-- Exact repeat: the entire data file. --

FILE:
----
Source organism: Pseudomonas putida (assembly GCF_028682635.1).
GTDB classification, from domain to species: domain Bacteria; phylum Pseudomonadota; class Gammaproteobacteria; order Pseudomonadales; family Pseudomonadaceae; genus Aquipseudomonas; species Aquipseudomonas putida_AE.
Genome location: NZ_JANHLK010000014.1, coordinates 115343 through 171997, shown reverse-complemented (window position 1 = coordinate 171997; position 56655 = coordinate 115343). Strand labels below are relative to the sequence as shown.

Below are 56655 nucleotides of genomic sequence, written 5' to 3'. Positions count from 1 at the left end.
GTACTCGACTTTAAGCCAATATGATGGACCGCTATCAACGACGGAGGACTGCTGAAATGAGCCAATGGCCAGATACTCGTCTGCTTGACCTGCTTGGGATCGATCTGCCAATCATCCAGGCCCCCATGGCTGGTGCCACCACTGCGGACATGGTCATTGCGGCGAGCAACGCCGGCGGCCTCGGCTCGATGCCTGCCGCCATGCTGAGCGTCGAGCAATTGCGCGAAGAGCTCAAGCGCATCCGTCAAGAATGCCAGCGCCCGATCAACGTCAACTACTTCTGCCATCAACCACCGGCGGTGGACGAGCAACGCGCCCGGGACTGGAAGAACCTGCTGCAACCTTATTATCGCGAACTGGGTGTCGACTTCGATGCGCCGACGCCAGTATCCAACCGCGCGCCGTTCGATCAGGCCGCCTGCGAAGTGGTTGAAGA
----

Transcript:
Source organism: Pseudomonas putida (assembly GCF_028682635.1).
GTDB classification, from domain to species: domain Bacteria; phylum Pseudomonadota; class Gammaproteobacteria; order Pseudomonadales; family Pseudomonadaceae; genus Aquipseudomonas; species Aquipseudomonas putida_AE.
Genome location: NZ_JANHLK010000014.1, coordinates 115343 through 171997, shown reverse-complemented (window position 1 = coordinate 171997; position 56655 = coordinate 115343). Strand labels below are relative to the sequence as shown.

Below are 56655 nucleotides of genomic sequence, written 5' to 3'. Positions count from 1 at the left end.
GTACTCGACTTTAAGCCAATATGATGGACCGCTATCAACGACGGAGGACTGCTGAAATGAGCCAATGGCCAGATACTCGTCTGCTTGACCTGCTTGGGATCGATCTGCCAATCATCCAGGCCCCCATGGCTGGTGCCACCACTGCGGACATGGTCATTGCGGCGAGCAACGCCGGCGGCCTCGGCTCGATGCCTGCCGCCATGCTGAGCGTCGAGCAATTGCGCGAAGAGCTCAAGCGCATCCGTCAAGAATGCCAGCGCCCGATCAACGTCAACTACTTCTGCCATCAACCACCGGCGGTGGACGAGCAACGCGCCCGGGACTGGAAGAACCTGCTGCAACCTTATTATCGCGAACTGGGTGTCGACTTCGATGCGCCGACGCCAGTATCCAACCGCGCGCCGTTCGATCAGGCCGCCTGCGAAGTGGTTGAAGA